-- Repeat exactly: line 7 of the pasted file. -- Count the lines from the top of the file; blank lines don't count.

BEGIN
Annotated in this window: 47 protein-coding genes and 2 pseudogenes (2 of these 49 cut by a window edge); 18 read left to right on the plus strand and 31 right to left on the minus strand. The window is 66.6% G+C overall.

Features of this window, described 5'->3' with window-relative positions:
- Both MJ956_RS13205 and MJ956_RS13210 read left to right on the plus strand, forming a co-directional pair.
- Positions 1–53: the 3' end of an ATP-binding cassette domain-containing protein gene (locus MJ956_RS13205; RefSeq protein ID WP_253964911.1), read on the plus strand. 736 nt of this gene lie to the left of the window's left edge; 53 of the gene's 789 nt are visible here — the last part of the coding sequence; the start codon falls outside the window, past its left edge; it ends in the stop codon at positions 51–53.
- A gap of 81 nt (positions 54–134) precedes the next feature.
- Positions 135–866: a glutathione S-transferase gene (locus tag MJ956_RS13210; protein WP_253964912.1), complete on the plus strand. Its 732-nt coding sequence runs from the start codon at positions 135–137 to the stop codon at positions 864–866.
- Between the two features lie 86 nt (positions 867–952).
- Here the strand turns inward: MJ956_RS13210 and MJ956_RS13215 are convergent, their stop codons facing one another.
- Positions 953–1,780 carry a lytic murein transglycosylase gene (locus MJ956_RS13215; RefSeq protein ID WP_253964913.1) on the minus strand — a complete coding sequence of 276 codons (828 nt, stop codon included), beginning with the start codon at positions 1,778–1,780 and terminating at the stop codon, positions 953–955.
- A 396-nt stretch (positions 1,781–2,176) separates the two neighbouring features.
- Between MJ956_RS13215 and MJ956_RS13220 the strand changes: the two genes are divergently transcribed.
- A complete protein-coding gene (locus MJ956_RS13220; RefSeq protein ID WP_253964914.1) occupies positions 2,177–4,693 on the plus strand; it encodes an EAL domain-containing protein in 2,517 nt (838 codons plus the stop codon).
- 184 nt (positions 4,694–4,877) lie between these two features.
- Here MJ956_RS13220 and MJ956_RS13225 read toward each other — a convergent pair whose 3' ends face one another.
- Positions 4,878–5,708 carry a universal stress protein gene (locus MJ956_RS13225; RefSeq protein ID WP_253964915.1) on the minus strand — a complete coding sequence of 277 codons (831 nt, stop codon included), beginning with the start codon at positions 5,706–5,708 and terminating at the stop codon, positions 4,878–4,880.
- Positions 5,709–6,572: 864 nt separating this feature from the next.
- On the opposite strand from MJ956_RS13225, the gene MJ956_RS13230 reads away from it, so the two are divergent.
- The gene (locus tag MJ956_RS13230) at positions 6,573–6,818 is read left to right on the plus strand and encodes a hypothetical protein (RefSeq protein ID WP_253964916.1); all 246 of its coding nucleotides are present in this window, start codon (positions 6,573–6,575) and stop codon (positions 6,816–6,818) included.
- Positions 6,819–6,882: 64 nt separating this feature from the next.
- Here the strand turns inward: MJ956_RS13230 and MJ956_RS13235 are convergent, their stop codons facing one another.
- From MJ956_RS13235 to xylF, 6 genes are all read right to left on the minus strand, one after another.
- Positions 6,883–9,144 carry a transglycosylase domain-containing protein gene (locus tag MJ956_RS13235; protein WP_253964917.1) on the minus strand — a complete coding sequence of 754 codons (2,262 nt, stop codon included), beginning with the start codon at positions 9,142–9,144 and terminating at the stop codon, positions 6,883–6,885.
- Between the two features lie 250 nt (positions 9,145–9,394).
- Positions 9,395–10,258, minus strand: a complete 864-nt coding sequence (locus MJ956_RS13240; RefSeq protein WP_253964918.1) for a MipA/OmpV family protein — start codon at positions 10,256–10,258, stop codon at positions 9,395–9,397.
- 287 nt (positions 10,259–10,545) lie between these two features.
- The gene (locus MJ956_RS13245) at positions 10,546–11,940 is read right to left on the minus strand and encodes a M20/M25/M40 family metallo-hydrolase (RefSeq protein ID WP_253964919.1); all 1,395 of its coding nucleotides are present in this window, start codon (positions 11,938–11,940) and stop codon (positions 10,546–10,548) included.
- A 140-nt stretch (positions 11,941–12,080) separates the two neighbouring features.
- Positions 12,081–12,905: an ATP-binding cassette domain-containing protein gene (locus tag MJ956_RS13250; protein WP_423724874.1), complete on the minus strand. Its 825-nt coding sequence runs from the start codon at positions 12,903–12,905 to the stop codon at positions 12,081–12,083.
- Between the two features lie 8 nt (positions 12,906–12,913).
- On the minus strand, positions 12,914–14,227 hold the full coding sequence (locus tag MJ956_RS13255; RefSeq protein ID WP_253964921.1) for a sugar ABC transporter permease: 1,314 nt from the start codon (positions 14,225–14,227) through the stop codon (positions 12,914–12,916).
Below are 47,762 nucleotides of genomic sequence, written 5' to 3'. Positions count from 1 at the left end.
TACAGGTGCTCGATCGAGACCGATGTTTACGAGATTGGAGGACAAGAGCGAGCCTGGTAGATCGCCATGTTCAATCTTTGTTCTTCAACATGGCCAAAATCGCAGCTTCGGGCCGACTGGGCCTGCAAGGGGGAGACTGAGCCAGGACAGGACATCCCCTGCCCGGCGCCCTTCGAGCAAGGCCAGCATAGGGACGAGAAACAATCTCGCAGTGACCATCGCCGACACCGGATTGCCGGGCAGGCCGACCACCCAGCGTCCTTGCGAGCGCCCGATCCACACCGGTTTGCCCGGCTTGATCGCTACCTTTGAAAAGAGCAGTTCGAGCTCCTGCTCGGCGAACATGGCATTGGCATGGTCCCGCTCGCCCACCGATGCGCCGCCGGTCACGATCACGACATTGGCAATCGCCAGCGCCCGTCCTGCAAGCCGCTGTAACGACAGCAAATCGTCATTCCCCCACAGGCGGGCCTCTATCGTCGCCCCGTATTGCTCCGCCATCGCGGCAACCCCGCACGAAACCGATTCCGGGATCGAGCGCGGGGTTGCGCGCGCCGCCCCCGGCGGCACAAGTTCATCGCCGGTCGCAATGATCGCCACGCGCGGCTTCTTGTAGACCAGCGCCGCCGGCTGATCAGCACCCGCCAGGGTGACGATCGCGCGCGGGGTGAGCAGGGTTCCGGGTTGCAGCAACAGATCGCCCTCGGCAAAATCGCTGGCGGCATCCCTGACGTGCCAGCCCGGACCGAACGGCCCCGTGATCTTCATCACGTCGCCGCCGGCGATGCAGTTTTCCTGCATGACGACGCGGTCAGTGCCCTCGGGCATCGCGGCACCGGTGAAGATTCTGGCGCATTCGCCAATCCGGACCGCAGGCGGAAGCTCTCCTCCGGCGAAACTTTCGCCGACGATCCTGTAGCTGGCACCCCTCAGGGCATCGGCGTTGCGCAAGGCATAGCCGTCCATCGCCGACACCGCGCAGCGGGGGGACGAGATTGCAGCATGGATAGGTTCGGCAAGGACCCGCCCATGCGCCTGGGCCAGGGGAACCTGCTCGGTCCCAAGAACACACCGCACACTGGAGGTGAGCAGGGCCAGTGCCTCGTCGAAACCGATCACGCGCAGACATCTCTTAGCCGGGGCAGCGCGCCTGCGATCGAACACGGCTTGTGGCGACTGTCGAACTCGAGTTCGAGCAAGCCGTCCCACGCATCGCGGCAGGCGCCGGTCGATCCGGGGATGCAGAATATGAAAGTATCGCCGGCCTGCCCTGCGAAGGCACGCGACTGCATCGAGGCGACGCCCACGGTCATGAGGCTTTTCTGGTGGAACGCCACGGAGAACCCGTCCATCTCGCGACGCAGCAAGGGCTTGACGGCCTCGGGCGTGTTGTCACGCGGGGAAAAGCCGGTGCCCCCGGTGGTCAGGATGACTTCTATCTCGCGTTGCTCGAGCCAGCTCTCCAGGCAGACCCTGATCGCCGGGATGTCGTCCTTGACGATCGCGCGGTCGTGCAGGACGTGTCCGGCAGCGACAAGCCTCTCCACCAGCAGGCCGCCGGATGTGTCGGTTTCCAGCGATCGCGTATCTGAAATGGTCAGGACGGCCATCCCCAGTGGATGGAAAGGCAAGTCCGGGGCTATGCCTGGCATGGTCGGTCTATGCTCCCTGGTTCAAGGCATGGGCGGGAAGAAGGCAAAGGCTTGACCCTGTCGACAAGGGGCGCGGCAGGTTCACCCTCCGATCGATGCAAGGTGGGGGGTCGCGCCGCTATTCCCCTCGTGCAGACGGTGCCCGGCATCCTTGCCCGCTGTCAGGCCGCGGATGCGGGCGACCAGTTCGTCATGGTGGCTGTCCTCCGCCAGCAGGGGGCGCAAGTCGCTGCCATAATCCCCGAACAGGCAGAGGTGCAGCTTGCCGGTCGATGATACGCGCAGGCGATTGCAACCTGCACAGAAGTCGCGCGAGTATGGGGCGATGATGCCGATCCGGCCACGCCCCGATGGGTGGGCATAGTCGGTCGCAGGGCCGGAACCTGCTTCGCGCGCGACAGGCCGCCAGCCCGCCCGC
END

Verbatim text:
- Between the two features lie 86 nt (positions 867–952).